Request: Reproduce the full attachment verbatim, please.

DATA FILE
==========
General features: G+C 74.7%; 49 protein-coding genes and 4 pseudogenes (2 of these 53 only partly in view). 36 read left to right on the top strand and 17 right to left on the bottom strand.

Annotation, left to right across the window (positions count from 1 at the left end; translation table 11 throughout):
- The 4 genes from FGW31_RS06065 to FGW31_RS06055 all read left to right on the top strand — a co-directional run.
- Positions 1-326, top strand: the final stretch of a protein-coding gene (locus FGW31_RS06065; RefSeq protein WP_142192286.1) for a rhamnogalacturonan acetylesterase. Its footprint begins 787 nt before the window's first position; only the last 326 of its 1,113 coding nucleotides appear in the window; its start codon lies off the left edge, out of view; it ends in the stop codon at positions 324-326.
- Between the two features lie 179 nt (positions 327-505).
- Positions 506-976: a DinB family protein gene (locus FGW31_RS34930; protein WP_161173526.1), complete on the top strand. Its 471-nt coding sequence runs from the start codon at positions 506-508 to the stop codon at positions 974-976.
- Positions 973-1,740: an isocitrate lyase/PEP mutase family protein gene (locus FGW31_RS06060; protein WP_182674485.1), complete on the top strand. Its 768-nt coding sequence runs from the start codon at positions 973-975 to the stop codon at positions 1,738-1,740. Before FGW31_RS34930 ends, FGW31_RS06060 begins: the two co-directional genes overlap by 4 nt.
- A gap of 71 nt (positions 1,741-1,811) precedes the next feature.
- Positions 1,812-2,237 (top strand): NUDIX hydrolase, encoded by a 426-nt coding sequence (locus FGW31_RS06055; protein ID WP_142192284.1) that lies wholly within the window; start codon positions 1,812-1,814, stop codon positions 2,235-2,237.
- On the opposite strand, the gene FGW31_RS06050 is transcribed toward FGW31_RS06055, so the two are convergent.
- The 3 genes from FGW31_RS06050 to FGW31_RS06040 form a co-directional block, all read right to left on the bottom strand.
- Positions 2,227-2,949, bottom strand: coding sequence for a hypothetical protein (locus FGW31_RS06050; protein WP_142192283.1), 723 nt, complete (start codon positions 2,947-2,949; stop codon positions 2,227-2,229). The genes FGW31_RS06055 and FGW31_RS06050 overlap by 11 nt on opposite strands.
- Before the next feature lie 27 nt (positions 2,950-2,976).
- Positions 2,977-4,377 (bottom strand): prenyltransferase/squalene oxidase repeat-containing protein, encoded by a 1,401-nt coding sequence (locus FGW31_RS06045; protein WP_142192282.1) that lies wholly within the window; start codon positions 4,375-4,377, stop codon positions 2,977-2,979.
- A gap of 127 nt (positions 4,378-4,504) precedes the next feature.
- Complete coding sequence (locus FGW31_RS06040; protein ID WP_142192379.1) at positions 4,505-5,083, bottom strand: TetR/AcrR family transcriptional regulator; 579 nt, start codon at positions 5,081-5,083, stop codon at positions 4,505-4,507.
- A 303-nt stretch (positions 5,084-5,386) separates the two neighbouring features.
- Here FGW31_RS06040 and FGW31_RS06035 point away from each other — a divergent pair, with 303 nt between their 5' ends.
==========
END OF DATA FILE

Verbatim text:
General features: G+C 74.7%; 49 protein-coding genes and 4 pseudogenes (2 of these 53 only partly in view). 36 read left to right on the top strand and 17 right to left on the bottom strand.

Annotation, left to right across the window (positions count from 1 at the left end; translation table 11 throughout):
- The 4 genes from FGW31_RS06065 to FGW31_RS06055 all read left to right on the top strand — a co-directional run.
- Positions 1-326, top strand: the final stretch of a protein-coding gene (locus FGW31_RS06065; RefSeq protein WP_142192286.1) for a rhamnogalacturonan acetylesterase. Its footprint begins 787 nt before the window's first position; only the last 326 of its 1,113 coding nucleotides appear in the window; its start codon lies off the left edge, out of view; it ends in the stop codon at positions 324-326.
- Between the two features lie 179 nt (positions 327-505).
- Positions 506-976: a DinB family protein gene (locus FGW31_RS34930; protein WP_161173526.1), complete on the top strand. Its 471-nt coding sequence runs from the start codon at positions 506-508 to the stop codon at positions 974-976.
- Positions 973-1,740: an isocitrate lyase/PEP mutase family protein gene (locus FGW31_RS06060; protein WP_182674485.1), complete on the top strand. Its 768-nt coding sequence runs from the start codon at positions 973-975 to the stop codon at positions 1,738-1,740. Before FGW31_RS34930 ends, FGW31_RS06060 begins: the two co-directional genes overlap by 4 nt.
- A gap of 71 nt (positions 1,741-1,811) precedes the next feature.
- Positions 1,812-2,237 (top strand): NUDIX hydrolase, encoded by a 426-nt coding sequence (locus FGW31_RS06055; protein ID WP_142192284.1) that lies wholly within the window; start codon positions 1,812-1,814, stop codon positions 2,235-2,237.
- On the opposite strand, the gene FGW31_RS06050 is transcribed toward FGW31_RS06055, so the two are convergent.
- The 3 genes from FGW31_RS06050 to FGW31_RS06040 form a co-directional block, all read right to left on the bottom strand.
- Positions 2,227-2,949, bottom strand: coding sequence for a hypothetical protein (locus FGW31_RS06050; protein WP_142192283.1), 723 nt, complete (start codon positions 2,947-2,949; stop codon positions 2,227-2,229). The genes FGW31_RS06055 and FGW31_RS06050 overlap by 11 nt on opposite strands.
- Before the next feature lie 27 nt (positions 2,950-2,976).
- Positions 2,977-4,377 (bottom strand): prenyltransferase/squalene oxidase repeat-containing protein, encoded by a 1,401-nt coding sequence (locus FGW31_RS06045; protein WP_142192282.1) that lies wholly within the window; start codon positions 4,375-4,377, stop codon positions 2,977-2,979.
- A gap of 127 nt (positions 4,378-4,504) precedes the next feature.
- Complete coding sequence (locus FGW31_RS06040; protein ID WP_142192379.1) at positions 4,505-5,083, bottom strand: TetR/AcrR family transcriptional regulator; 579 nt, start codon at positions 5,081-5,083, stop codon at positions 4,505-4,507.
- A 303-nt stretch (positions 5,084-5,386) separates the two neighbouring features.
- Here FGW31_RS06040 and FGW31_RS06035 point away from each other — a divergent pair, with 303 nt between their 5' ends.